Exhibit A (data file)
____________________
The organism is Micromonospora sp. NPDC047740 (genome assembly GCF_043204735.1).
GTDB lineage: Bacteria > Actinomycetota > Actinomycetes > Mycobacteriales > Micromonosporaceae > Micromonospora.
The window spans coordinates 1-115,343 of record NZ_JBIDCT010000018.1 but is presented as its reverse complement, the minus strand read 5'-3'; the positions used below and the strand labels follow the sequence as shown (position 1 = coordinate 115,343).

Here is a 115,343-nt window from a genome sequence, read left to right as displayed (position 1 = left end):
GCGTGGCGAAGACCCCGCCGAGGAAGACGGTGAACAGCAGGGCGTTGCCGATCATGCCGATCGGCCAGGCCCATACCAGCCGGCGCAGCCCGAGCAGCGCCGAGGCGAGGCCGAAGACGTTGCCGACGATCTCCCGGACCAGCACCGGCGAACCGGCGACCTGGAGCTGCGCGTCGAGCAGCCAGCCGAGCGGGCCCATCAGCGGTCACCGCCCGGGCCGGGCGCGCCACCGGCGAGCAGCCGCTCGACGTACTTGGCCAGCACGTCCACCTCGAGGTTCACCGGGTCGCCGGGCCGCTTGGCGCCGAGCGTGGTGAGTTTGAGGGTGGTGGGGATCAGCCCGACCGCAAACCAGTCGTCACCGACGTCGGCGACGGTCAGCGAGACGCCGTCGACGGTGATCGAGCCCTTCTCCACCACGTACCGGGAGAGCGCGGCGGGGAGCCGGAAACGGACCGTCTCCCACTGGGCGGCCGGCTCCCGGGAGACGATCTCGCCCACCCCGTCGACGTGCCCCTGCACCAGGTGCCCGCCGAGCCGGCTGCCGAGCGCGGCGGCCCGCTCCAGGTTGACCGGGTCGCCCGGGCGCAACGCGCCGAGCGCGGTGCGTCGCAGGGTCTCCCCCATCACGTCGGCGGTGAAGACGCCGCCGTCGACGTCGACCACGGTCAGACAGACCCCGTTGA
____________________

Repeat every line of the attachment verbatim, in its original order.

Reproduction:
The organism is Micromonospora sp. NPDC047740 (genome assembly GCF_043204735.1).
GTDB lineage: Bacteria > Actinomycetota > Actinomycetes > Mycobacteriales > Micromonosporaceae > Micromonospora.
The window spans coordinates 1-115,343 of record NZ_JBIDCT010000018.1 but is presented as its reverse complement, the minus strand read 5'-3'; the positions used below and the strand labels follow the sequence as shown (position 1 = coordinate 115,343).

Here is a 115,343-nt window from a genome sequence, read left to right as displayed (position 1 = left end):
GCGTGGCGAAGACCCCGCCGAGGAAGACGGTGAACAGCAGGGCGTTGCCGATCATGCCGATCGGCCAGGCCCATACCAGCCGGCGCAGCCCGAGCAGCGCCGAGGCGAGGCCGAAGACGTTGCCGACGATCTCCCGGACCAGCACCGGCGAACCGGCGACCTGGAGCTGCGCGTCGAGCAGCCAGCCGAGCGGGCCCATCAGCGGTCACCGCCCGGGCCGGGCGCGCCACCGGCGAGCAGCCGCTCGACGTACTTGGCCAGCACGTCCACCTCGAGGTTCACCGGGTCGCCGGGCCGCTTGGCGCCGAGCGTGGTGAGTTTGAGGGTGGTGGGGATCAGCCCGACCGCAAACCAGTCGTCACCGACGTCGGCGACGGTCAGCGAGACGCCGTCGACGGTGATCGAGCCCTTCTCCACCACGTACCGGGAGAGCGCGGCGGGGAGCCGGAAACGGACCGTCTCCCACTGGGCGGCCGGCTCCCGGGAGACGATCTCGCCCACCCCGTCGACGTGCCCCTGCACCAGGTGCCCGCCGAGCCGGCTGCCGAGCGCGGCGGCCCGCTCCAGGTTGACCGGGTCGCCCGGGCGCAACGCGCCGAGCGCGGTGCGTCGCAGGGTCTCCCCCATCACGTCGGCGGTGAAGACGCCGCCGTCGACGTCGACCACGGTCAGACAGACCCCGTTGA